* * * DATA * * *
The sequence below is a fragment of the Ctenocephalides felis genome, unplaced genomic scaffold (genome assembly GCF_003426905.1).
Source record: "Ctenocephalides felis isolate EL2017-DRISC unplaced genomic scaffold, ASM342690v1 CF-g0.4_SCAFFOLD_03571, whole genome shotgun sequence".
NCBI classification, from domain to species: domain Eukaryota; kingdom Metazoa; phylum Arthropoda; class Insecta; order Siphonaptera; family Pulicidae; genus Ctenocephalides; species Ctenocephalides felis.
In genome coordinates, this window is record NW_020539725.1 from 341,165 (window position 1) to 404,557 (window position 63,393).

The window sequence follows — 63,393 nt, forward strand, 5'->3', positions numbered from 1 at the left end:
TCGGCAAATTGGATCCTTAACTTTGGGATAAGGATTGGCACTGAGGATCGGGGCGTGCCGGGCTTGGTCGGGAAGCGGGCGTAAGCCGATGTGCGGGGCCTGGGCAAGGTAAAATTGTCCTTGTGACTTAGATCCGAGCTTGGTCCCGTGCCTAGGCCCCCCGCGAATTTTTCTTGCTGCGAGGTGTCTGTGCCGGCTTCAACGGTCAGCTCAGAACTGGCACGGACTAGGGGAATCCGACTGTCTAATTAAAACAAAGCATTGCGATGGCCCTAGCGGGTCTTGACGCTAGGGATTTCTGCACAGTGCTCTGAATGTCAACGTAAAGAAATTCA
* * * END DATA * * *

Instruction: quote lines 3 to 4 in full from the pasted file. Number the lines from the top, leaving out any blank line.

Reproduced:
NCBI classification, from domain to species: domain Eukaryota; kingdom Metazoa; phylum Arthropoda; class Insecta; order Siphonaptera; family Pulicidae; genus Ctenocephalides; species Ctenocephalides felis.
In genome coordinates, this window is record NW_020539725.1 from 341,165 (window position 1) to 404,557 (window position 63,393).